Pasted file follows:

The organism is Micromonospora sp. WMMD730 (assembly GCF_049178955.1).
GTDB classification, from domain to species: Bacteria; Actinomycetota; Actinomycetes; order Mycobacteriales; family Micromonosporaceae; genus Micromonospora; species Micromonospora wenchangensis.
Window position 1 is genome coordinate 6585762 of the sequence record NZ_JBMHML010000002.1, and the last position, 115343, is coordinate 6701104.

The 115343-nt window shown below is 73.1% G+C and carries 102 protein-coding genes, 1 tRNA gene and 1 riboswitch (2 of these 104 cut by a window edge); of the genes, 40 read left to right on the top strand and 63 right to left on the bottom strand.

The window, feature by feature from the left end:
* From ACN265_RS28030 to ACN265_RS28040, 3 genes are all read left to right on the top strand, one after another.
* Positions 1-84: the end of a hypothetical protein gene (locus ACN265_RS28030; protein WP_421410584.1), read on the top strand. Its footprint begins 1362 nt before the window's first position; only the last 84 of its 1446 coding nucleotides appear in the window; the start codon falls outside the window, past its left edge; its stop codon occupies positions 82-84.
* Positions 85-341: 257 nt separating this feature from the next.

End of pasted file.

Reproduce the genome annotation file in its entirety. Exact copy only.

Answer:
The organism is Micromonospora sp. WMMD730 (assembly GCF_049178955.1).
GTDB classification, from domain to species: Bacteria; Actinomycetota; Actinomycetes; order Mycobacteriales; family Micromonosporaceae; genus Micromonospora; species Micromonospora wenchangensis.
Window position 1 is genome coordinate 6585762 of the sequence record NZ_JBMHML010000002.1, and the last position, 115343, is coordinate 6701104.

The 115343-nt window shown below is 73.1% G+C and carries 102 protein-coding genes, 1 tRNA gene and 1 riboswitch (2 of these 104 cut by a window edge); of the genes, 40 read left to right on the top strand and 63 right to left on the bottom strand.

The window, feature by feature from the left end:
* From ACN265_RS28030 to ACN265_RS28040, 3 genes are all read left to right on the top strand, one after another.
* Positions 1-84: the end of a hypothetical protein gene (locus ACN265_RS28030; protein WP_421410584.1), read on the top strand. Its footprint begins 1362 nt before the window's first position; only the last 84 of its 1446 coding nucleotides appear in the window; the start codon falls outside the window, past its left edge; its stop codon occupies positions 82-84.
* Positions 85-341: 257 nt separating this feature from the next.